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Baltimore-based kosher certification company reduces number of acceptable Starbucks drinks

A Baltimore-based leader in kosher certification has said it can no longer vouch for Starbucks drinks with “syrups, sauces, toppings, powders, soy or almond milk.”

Star-K said this month that Starbucks ended an expanded kosher certification program with Star-K, and that the company “can no longer vouch for the kashrus of many of the flavored items previously listed.”

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While cappuccinos, espresso macchiatos, lattes and other coffee drinks are not considered acceptable under the new guidelines, Star-K maintains that some Starbucks drinks are kosher. Those acceptable drinks include Americanos, espressos, cold brew coffee and iced lattes.

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Star-K’s guidelines also state that some coffee drinks are acceptable to consume only if a person is away from home without kosher options available.

Rabbi Zvi Holland, who oversees Star-K’s certification of Starbucks, said that that recommendation relies on an 18th-century position allowing travelers to drink coffee even if it is made from completely non-kosher equipment. Holland said the “questionable equipment” sometimes used by Starbucks “is not nearly as severe an issue.”

A Starbucks spokeswoman said the company had ended a two-year pilot program in seven New York and New Jersey stores testing kosher-friendly rinsing of equipment.

“At the conclusion of the test, we decided to sunset the program,” the spokeswoman, Megan Adams, said in an email. “We are always evaluating programs that are locally relevant to our customers and in the neighborhoods where we do business and have nothing further to share at this time.”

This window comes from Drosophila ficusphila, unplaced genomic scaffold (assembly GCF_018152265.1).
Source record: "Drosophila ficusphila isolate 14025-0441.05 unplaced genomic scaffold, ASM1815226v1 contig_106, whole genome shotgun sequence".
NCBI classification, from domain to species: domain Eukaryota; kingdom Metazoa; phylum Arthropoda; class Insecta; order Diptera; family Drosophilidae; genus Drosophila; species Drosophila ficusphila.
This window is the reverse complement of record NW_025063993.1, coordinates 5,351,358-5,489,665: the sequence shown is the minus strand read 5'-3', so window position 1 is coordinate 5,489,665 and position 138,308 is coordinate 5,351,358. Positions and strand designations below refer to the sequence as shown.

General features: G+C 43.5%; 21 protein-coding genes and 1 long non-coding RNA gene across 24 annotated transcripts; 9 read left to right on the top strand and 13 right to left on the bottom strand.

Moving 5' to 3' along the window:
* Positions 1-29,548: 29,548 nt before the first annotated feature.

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Adams said Starbucks brewed coffee and espresso are kosher without milk, although Star-K said that hot, plain coffee is not acceptable except when traveling. Adams added that many of the company’s packaged products are certified as kosher by organizations including the Orthodox Union and Kosher Supervision of America.

Holland noted that Star-K has only changed its guidelines as they relate to specialty drinks, not plain coffee.

Holland said that when Starbucks hit America “like a storm,” it was “cool for the kosher consumer because there was nothing really non-kosher in the store.”

Then, in 2011, the Seattle-based coffee chain began serving non-kosher sandwiches, leading Star-K to revise its guidelines and limit the number of drinks that could reliably be declared kosher, based on Starbucks’ washing and other practices.

In late 2015, Starbucks teamed up with Star-K to create a compliance program so that Star-K could observe the coffee company's practices and certify more items as kosher. Starbucks recently told Star-K that it is ending that program and the pilot program in New York and New Jersey, leading to the revised guidelines.

“I think Starbucks felt that it was a big commitment,” Holland said. “It’s hard for them stick to."

He said that while he wishes Starbucks would continue the program and is delighted by the thousands of signatures on the online petition, Starbucks is still “a great partner.”

“We believe our consumers have tremendous market impact … but there is no animus or compliance violations,” Holland said.

The Pew Research Center estimated in 2013 that about 4.2 million American adults practiced Judaism, about 1.3 percent of the U.S. population at the time. The same survey found that 25 percent of religious Jews keep kosher in their homes.

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